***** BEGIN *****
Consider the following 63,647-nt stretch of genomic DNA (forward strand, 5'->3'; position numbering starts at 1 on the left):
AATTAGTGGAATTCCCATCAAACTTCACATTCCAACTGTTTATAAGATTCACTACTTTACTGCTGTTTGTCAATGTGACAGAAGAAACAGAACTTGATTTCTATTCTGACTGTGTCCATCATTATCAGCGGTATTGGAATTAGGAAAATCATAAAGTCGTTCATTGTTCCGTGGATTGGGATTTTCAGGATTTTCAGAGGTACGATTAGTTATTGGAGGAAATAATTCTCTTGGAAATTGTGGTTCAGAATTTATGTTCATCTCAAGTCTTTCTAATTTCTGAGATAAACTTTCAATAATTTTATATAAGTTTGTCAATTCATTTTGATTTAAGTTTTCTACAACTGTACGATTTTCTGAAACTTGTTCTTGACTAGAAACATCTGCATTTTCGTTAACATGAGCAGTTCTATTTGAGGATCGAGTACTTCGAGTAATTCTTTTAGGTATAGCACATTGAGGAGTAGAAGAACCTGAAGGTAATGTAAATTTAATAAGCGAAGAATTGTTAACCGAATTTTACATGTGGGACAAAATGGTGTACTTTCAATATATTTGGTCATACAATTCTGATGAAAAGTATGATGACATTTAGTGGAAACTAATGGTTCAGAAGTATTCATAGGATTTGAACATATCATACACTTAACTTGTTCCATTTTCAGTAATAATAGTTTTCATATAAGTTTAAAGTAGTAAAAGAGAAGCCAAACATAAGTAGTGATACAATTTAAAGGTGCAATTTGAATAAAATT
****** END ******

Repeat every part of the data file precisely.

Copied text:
Consider the following 63,647-nt stretch of genomic DNA (forward strand, 5'->3'; position numbering starts at 1 on the left):
AATTAGTGGAATTCCCATCAAACTTCACATTCCAACTGTTTATAAGATTCACTACTTTACTGCTGTTTGTCAATGTGACAGAAGAAACAGAACTTGATTTCTATTCTGACTGTGTCCATCATTATCAGCGGTATTGGAATTAGGAAAATCATAAAGTCGTTCATTGTTCCGTGGATTGGGATTTTCAGGATTTTCAGAGGTACGATTAGTTATTGGAGGAAATAATTCTCTTGGAAATTGTGGTTCAGAATTTATGTTCATCTCAAGTCTTTCTAATTTCTGAGATAAACTTTCAATAATTTTATATAAGTTTGTCAATTCATTTTGATTTAAGTTTTCTACAACTGTACGATTTTCTGAAACTTGTTCTTGACTAGAAACATCTGCATTTTCGTTAACATGAGCAGTTCTATTTGAGGATCGAGTACTTCGAGTAATTCTTTTAGGTATAGCACATTGAGGAGTAGAAGAACCTGAAGGTAATGTAAATTTAATAAGCGAAGAATTGTTAACCGAATTTTACATGTGGGACAAAATGGTGTACTTTCAATATATTTGGTCATACAATTCTGATGAAAAGTATGATGACATTTAGTGGAAACTAATGGTTCAGAAGTATTCATAGGATTTGAACATATCATACACTTAACTTGTTCCATTTTCAGTAATAATAGTTTTCATATAAGTTTAAAGTAGTAAAAGAGAAGCCAAACATAAGTAGTGATACAATTTAAAGGTGCAATTTGAATAAAATT